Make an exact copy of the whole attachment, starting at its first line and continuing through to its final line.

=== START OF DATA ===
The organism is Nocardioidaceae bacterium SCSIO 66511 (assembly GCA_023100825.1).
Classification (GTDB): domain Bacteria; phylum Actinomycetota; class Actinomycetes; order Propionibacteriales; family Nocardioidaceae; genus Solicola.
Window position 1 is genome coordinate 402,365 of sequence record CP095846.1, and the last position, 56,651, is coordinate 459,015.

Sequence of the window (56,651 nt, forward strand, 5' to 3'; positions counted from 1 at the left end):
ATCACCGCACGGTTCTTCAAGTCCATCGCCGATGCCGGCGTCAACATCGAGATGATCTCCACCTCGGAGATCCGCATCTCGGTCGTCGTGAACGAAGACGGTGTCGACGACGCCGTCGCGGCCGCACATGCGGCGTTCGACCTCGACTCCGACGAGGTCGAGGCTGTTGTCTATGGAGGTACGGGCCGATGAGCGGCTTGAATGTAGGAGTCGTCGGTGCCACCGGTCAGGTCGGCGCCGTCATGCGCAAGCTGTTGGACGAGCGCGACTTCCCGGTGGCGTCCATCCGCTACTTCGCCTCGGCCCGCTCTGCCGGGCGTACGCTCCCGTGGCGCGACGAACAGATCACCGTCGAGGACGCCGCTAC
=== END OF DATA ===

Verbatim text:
The organism is Nocardioidaceae bacterium SCSIO 66511 (assembly GCA_023100825.1).
Classification (GTDB): domain Bacteria; phylum Actinomycetota; class Actinomycetes; order Propionibacteriales; family Nocardioidaceae; genus Solicola.
Window position 1 is genome coordinate 402,365 of sequence record CP095846.1, and the last position, 56,651, is coordinate 459,015.

Sequence of the window (56,651 nt, forward strand, 5' to 3'; positions counted from 1 at the left end):
ATCACCGCACGGTTCTTCAAGTCCATCGCCGATGCCGGCGTCAACATCGAGATGATCTCCACCTCGGAGATCCGCATCTCGGTCGTCGTGAACGAAGACGGTGTCGACGACGCCGTCGCGGCCGCACATGCGGCGTTCGACCTCGACTCCGACGAGGTCGAGGCTGTTGTCTATGGAGGTACGGGCCGATGAGCGGCTTGAATGTAGGAGTCGTCGGTGCCACCGGTCAGGTCGGCGCCGTCATGCGCAAGCTGTTGGACGAGCGCGACTTCCCGGTGGCGTCCATCCGCTACTTCGCCTCGGCCCGCTCTGCCGGGCGTACGCTCCCGTGGCGCGACGAACAGATCACCGTCGAGGACGCCGCTAC